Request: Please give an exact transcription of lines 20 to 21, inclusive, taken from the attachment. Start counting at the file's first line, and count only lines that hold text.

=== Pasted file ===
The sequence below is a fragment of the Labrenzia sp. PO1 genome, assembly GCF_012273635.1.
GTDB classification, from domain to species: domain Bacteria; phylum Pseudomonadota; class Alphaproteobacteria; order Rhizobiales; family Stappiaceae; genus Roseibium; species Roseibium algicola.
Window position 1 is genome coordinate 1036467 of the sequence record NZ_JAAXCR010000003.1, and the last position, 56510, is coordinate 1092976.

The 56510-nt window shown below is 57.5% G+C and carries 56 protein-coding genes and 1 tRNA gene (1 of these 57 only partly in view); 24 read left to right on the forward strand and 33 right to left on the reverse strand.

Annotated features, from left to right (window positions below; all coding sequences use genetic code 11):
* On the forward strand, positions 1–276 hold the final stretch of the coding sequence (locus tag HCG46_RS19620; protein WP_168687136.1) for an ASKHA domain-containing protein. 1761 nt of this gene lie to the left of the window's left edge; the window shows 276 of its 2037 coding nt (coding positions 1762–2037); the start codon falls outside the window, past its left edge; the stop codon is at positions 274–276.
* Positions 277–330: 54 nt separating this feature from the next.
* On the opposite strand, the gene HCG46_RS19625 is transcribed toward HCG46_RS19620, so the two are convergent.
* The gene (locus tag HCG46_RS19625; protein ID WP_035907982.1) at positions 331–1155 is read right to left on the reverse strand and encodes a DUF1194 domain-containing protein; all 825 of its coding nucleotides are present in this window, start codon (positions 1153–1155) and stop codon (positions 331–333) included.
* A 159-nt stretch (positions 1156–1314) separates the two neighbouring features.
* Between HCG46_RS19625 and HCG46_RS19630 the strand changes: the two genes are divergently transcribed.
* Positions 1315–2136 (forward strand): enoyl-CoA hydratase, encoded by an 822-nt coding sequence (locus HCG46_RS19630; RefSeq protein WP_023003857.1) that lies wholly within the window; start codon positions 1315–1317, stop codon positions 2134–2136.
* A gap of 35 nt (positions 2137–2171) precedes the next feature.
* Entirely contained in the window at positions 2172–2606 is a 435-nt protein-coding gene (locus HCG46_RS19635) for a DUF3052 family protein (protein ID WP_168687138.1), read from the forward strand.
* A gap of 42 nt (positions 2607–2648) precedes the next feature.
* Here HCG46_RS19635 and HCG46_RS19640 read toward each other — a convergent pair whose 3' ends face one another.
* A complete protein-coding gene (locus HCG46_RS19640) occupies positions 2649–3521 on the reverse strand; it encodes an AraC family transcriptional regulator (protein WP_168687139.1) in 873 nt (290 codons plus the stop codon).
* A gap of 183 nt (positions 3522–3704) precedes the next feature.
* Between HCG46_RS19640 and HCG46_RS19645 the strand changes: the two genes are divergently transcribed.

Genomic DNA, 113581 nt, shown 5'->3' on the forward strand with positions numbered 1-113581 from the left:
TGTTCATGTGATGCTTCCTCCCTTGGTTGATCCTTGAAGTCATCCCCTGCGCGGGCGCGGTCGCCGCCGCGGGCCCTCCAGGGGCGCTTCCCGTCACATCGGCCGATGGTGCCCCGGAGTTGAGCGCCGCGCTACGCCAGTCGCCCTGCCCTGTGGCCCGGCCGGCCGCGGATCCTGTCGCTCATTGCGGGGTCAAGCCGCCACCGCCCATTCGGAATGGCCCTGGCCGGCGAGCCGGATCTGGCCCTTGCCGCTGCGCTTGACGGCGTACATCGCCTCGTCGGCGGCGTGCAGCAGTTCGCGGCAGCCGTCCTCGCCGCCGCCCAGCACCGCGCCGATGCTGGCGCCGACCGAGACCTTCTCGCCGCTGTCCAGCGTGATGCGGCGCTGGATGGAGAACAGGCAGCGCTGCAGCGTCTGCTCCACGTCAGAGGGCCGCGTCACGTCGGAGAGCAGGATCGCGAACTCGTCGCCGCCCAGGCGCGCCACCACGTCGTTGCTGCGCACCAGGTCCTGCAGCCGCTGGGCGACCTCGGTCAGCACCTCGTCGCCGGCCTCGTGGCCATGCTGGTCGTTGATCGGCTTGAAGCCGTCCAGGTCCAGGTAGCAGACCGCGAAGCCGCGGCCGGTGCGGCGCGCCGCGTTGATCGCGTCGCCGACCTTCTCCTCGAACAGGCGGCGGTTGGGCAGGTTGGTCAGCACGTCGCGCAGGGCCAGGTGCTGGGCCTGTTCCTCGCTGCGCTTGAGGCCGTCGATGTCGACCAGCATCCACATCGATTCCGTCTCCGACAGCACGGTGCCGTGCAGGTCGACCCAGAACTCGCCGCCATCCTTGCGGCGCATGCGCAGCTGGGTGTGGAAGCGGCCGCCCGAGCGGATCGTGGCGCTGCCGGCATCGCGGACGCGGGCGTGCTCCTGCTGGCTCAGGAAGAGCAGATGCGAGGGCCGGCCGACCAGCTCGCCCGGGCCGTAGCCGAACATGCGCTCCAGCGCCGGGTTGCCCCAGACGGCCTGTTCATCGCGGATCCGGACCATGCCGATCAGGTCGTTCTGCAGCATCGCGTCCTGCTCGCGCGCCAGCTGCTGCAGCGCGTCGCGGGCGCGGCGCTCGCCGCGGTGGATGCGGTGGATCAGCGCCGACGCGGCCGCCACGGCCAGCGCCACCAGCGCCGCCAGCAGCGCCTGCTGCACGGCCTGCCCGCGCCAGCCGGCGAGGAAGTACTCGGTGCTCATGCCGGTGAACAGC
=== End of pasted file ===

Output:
Genomic DNA, 113581 nt, shown 5'->3' on the forward strand with positions numbered 1-113581 from the left:
TGTTCATGTGATGCTTCCTCCCTTGGTTGATCCTTGAAGTCATCCCCTGCGCGGGCGCGGTCGCCGCCGCGGGCCCTCCAGGGGCGCTTCCCGTCACATCGGCCGATGGTGCCCCGGAGTTGAGCGCCGCGCTACGCCAGTCGCCCTGCCCTGTGGCCCGGCCGGCCGCGGATCCTGTCGCTCATTGCGGGGTCAAGCCGCCACCGCCCATTCGGAATGGCCCTGGCCGGCGAGCCGGATCTGGCCCTTGCCGCTGCGCTTGACGGCGTACATCGCCTCGTCGGCGGCGTGCAGCAGTTCGCGGCAGCCGTCCTCGCCGCCGCCCAGCACCGCGCCGATGCTGGCGCCGACCGAGACCTTCTCGCCGCTGTCCAGCGTGATGCGGCGCTGGATGGAGAACAGGCAGCGCTGCAGCGTCTGCTCCACGTCAGAGGGCCGCGTCACGTCGGAGAGCAGGATCGCGAACTCGTCGCCGCCCAGGCGCGCCACCACGTCGTTGCTGCGCACCAGGTCCTGCAGCCGCTGGGCGACCTCGGTCAGCACCTCGTCGCCGGCCTCGTGGCCATGCTGGTCGTTGATCGGCTTGAAGCCGTCCAGGTCCAGGTAGCAGACCGCGAAGCCGCGGCCGGTGCGGCGCGCCGCGTTGATCGCGTCGCCGACCTTCTCCTCGAACAGGCGGCGGTTGGGCAGGTTGGTCAGCACGTCGCGCAGGGCCAGGTGCTGGGCCTGTTCCTCGCTGCGCTTGAGGCCGTCGATGTCGACCAGCATCCACATCGATTCCGTCTCCGACAGCACGGTGCCGTGCAGGTCGACCCAGAACTCGCCGCCATCCTTGCGGCGCATGCGCAGCTGGGTGTGGAAGCGGCCGCCCGAGCGGATCGTGGCGCTGCCGGCATCGCGGACGCGGGCGTGCTCCTGCTGGCTCAGGAAGAGCAGATGCGAGGGCCGGCCGACCAGCTCGCCCGGGCCGTAGCCGAACATGCGCTCCAGCGCCGGGTTGCCCCAGACGGCCTGTTCATCGCGGATCCGGACCATGCCGATCAGGTCGTTCTGCAGCATCGCGTCCTGCTCGCGCGCCAGCTGCTGCAGCGCGTCGCGGGCGCGGCGCTCGCCGCGGTGGATGCGGTGGATCAGCGCCGACGCGGCCGCCACGGCCAGCGCCACCAGCGCCGCCAGCAGCGCCTGCTGCACGGCCTGCCCGCGCCAGCCGGCGAGGAAGTACTCGGTGCTCATGCCGGTGAACAGC